Why is consent sometimes withheld, and what can care workers do to establish consent?

This blog expands on issues around consent that candidates studying Levels 2 and 3 of the Health and Social Care Diploma, BTEC Health and Social Care, Dementia Care units and other courses relevant to the field of health and social care will encounter.

What is consent?
Consent is giving permission to do something. In health and social care settings it usually means that the individual gives consent to take part in an activity or to accept some kind of care or treatment.

It is important to remember that:

  • It is a legal requirement that consent is established before any intervention or care-giving activity takes place
  • Establishing consent is one way care workers can demonstrate they respect the individual and the individual’s personal dignity
  • The process of establishing consent is instrumental to developing trust between care worker and the individual
  • The individual is more likely to want to take part in an activity they have given permission for

Consent can be given in a number of ways: verbally, in writing or through actions.  The individual might also allow another person to do something with or to them, perhaps by raising an arm to be supported when dressing, and thereby imply consent.  Informed consent is given when the individual understands what they are consenting to.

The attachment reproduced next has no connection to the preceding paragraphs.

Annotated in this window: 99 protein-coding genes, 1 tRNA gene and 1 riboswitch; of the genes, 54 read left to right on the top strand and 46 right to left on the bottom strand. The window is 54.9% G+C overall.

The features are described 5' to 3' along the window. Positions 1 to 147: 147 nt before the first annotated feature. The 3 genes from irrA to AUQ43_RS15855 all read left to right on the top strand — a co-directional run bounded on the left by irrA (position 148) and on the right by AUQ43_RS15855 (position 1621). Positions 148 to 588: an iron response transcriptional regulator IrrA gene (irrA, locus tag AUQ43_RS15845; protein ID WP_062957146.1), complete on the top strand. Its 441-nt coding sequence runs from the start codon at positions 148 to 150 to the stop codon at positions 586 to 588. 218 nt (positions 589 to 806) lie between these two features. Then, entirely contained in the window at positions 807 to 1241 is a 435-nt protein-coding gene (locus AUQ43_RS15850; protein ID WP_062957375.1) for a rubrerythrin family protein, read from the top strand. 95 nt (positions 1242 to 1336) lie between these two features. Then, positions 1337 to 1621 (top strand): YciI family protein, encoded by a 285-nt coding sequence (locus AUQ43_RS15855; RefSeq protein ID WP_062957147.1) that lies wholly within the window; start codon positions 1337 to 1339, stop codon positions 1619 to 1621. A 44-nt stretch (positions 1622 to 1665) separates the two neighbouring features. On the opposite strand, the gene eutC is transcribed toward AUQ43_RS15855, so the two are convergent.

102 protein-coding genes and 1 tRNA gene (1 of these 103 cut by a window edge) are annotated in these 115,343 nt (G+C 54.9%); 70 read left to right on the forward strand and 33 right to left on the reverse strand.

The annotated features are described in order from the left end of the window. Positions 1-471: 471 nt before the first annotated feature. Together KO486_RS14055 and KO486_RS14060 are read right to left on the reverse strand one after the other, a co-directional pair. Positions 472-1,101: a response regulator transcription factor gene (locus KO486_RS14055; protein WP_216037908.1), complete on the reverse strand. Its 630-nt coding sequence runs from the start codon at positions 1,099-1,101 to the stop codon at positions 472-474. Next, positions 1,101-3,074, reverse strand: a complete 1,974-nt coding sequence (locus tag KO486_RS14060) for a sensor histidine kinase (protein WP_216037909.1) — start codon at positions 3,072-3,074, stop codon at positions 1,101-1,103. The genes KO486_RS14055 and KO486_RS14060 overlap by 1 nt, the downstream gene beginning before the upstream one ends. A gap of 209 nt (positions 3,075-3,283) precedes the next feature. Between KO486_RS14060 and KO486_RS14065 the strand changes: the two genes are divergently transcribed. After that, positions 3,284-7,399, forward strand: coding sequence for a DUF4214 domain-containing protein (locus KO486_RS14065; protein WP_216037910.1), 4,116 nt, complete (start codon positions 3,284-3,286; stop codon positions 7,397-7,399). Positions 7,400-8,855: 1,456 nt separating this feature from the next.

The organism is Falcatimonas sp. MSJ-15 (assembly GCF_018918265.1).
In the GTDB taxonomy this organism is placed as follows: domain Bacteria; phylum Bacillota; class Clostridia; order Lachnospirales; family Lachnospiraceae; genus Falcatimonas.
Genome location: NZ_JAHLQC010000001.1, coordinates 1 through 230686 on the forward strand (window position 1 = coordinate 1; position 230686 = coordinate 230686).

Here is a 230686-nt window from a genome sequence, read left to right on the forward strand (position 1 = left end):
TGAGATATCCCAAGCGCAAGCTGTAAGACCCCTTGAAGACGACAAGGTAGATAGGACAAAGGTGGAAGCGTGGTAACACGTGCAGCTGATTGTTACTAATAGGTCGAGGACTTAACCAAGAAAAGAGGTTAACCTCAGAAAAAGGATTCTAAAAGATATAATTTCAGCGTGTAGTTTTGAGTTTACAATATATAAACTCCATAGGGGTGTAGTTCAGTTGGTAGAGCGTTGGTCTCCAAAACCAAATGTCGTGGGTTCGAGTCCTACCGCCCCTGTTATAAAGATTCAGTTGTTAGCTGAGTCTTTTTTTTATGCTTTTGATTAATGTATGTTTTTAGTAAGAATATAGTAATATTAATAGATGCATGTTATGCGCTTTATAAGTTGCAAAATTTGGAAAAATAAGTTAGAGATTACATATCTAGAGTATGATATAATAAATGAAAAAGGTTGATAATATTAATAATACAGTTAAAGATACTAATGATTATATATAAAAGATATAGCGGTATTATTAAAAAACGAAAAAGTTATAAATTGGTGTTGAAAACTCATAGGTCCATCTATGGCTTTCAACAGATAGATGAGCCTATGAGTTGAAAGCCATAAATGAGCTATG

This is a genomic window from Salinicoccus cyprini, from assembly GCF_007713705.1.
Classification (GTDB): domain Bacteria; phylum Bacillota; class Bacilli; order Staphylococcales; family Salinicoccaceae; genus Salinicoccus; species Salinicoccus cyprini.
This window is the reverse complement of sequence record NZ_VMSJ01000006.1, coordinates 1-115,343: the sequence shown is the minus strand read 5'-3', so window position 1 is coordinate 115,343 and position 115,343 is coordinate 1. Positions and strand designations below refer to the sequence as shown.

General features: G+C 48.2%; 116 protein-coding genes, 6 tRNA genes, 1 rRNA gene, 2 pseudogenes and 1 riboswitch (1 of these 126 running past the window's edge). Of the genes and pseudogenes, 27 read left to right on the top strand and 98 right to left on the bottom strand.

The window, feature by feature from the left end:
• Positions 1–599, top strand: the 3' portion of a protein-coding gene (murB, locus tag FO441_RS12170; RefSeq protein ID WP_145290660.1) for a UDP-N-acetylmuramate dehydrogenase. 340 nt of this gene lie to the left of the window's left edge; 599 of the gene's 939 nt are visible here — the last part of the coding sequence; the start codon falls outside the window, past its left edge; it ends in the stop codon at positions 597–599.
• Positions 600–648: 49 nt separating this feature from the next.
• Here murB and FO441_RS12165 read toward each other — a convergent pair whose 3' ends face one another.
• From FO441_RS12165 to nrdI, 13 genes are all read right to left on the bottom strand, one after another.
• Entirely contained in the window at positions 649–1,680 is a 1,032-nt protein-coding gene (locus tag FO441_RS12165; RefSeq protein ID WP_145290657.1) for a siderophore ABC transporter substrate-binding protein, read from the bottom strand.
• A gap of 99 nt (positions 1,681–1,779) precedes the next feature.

However, it is not always possible to readily establish informed consent, and in some circumstances, consent might be withheld.

Why would consent be withheld?
Individuals might withhold their permission for an action to be performed because care workers:

  • Do not understand the individual’s needs, condition or capacity to make decisions
  • Do not have the relevant information or be able to impart information in a form that is understandable to the individual
  • Do not themselves understand available options, and potential or actual risks to the individual

What can care workers do to establish consent when it is withheld? 

  1. Ensure they understand and act on understanding of the health status or condition of the individual
  2. Ensure they understand the individual’s needs and preferences
  3. Ensure they understand the individual’s ability to make decisions
  4. Ensure they have available the relevant information in a form that the individual can understand
  5. Ensure they themselves understand the information and options open to the individual
  6. Listen to the individual and observe for other responses

Conclusion
Consent is giving permission for something.  Sometimes permission is withheld but there are actions that care workers can take to establish consent where it is withheld.  These actions are in keeping with an approach to care that respects the individual, improves care and sits securely within the legal framework for practice.

John Rowe works for the Open University and has a wealth of practice experience in health and social care settings.